Babe_Chilla could just give in when she hears the word "PLEEEEEEEEEEEEEEASE" added in - Lord knows that is more than I often hear in daily interactions between folks - but she hasn't. Yes, daughter has made progress, but Babe_Chilla recognizes that this is still NOT the manner in which she wants her daughter asking for something, and she does her best to remain strong until she teaches her daughter exactly how it should be done. I think that she does this for her daughter, for herself, and for all of us. And I appreciate her for doing so.
Each night this puppy has a bed time routine that clearly I never concocted. We are establishing our own routines in this three week period, but this is one that she has ingrained and I was given clear instruction regarding. It has taken me awhile to recognize, at night, when she comes to me and tries to get my attention that it isn't because she needs to pee, but because she is afraid I will forget her night-time treat routine. (She trained me on this by several experiences where I took her out and she didn't pee) She doesn't care if I'm late with her morning chew, and often won't even whine if I'm late for dinner, but her bed-time routine she is pretty adamant about.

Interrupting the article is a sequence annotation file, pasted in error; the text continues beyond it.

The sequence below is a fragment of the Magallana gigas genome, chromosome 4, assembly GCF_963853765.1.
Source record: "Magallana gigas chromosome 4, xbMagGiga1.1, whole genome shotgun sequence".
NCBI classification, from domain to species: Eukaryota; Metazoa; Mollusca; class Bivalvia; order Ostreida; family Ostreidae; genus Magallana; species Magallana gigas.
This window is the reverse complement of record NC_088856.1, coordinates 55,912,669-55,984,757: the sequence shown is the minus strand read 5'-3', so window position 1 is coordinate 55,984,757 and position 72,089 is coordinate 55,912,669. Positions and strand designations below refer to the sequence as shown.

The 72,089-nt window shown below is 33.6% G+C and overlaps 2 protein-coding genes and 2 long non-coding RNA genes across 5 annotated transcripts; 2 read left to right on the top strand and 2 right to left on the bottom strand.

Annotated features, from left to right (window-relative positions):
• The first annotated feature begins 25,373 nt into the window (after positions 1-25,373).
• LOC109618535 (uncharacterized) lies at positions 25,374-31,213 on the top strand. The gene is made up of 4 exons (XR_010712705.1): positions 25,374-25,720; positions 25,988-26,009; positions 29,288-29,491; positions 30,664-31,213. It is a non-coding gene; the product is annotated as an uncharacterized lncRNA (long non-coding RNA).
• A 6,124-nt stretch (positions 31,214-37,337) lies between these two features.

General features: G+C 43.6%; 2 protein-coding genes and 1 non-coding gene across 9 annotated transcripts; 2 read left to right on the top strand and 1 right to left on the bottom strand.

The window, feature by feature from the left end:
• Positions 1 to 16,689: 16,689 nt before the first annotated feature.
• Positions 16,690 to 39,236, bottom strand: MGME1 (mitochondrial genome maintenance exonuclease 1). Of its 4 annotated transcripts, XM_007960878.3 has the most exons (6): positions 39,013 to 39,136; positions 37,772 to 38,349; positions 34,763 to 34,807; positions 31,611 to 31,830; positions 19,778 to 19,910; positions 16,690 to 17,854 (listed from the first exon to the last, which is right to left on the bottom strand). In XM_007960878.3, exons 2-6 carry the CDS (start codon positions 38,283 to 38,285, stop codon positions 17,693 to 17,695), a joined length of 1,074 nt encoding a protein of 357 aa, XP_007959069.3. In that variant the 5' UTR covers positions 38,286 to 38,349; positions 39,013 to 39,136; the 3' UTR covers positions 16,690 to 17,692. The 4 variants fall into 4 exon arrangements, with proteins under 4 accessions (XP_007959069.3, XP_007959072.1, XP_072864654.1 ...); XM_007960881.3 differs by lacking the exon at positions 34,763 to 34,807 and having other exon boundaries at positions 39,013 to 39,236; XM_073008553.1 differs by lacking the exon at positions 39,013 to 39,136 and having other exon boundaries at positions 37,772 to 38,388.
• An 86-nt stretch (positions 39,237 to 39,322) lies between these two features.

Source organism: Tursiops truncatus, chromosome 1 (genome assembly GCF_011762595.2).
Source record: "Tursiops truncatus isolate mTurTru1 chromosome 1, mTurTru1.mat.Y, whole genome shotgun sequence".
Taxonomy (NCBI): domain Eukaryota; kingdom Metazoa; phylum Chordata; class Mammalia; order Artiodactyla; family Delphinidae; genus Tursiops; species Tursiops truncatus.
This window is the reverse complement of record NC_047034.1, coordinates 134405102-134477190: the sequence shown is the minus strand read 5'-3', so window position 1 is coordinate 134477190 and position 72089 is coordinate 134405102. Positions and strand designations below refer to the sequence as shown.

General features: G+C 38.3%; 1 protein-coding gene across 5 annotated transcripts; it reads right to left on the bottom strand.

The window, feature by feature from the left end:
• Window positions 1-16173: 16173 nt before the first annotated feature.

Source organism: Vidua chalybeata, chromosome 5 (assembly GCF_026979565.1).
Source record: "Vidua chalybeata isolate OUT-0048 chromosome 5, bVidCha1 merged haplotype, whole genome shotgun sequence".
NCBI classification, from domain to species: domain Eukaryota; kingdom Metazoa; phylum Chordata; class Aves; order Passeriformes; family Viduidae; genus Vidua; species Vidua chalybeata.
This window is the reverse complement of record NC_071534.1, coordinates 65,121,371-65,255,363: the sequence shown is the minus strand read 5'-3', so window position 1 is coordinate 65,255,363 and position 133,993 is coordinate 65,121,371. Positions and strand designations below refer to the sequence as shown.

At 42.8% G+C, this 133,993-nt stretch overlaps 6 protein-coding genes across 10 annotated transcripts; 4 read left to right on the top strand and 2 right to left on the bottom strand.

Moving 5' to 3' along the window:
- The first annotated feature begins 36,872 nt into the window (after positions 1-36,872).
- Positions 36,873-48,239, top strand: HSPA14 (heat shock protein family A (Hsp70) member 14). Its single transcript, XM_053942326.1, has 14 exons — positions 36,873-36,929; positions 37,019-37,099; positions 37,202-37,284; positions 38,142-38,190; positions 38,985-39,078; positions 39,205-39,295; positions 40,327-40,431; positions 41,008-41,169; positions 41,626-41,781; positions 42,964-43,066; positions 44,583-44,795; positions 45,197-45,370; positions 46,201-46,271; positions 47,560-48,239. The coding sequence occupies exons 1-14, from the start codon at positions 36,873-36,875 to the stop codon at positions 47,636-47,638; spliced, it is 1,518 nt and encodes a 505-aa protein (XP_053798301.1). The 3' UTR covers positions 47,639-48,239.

And frankly, I don't mind giving into her to do this routine because I think it's a wonderful exercise in rewarding good behavior. There are two kinds of treats that are given in some quantity each night. But each part of the treat is given in response to some pre-trained behavior she is supposed to do. The first half of the Beggin Strips goes to her after she properly shakes, for example. The second when she does the next trick. Etc., etc. So I appreciate this nightly exercise in reinforcing good behavior and I am trying really hard not to untrain this well behaved dog.